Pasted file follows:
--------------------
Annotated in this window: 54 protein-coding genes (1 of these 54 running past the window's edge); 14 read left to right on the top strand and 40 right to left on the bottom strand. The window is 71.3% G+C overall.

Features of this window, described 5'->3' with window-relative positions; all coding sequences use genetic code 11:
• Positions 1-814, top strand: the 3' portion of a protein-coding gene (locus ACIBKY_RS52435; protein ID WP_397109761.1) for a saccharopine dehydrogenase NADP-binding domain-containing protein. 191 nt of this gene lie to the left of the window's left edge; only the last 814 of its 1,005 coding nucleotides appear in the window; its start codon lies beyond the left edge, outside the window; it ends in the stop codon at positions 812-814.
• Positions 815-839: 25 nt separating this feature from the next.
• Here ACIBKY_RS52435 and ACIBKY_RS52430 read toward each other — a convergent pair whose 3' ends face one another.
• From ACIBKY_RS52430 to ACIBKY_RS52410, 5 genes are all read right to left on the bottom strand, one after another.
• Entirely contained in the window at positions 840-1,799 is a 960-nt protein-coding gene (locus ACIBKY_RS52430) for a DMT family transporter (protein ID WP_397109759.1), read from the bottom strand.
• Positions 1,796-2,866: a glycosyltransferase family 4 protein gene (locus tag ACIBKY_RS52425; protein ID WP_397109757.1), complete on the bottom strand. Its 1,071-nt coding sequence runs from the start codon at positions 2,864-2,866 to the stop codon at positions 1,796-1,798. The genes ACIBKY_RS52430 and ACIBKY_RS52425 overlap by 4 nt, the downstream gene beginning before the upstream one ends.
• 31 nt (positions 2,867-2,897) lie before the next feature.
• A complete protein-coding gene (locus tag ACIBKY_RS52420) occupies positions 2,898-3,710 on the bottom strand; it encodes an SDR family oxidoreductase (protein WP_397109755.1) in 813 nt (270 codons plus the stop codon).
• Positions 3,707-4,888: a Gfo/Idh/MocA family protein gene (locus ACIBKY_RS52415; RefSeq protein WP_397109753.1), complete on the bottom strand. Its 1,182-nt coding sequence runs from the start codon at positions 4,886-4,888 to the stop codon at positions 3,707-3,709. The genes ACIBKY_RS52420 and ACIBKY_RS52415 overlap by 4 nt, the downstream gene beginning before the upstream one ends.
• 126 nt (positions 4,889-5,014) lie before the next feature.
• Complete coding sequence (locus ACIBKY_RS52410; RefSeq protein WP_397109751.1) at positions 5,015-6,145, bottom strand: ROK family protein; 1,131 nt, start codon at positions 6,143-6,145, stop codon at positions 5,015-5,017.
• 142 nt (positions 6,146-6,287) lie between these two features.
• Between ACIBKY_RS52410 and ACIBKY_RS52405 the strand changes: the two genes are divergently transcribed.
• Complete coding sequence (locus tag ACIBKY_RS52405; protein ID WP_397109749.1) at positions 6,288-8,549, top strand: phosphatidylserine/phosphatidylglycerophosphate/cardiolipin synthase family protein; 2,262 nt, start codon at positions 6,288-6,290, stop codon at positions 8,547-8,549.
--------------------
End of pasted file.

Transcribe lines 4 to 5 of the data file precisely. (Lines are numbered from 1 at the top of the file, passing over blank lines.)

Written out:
• Positions 815-839: 25 nt separating this feature from the next.
• Here ACIBKY_RS52435 and ACIBKY_RS52430 read toward each other — a convergent pair whose 3' ends face one another.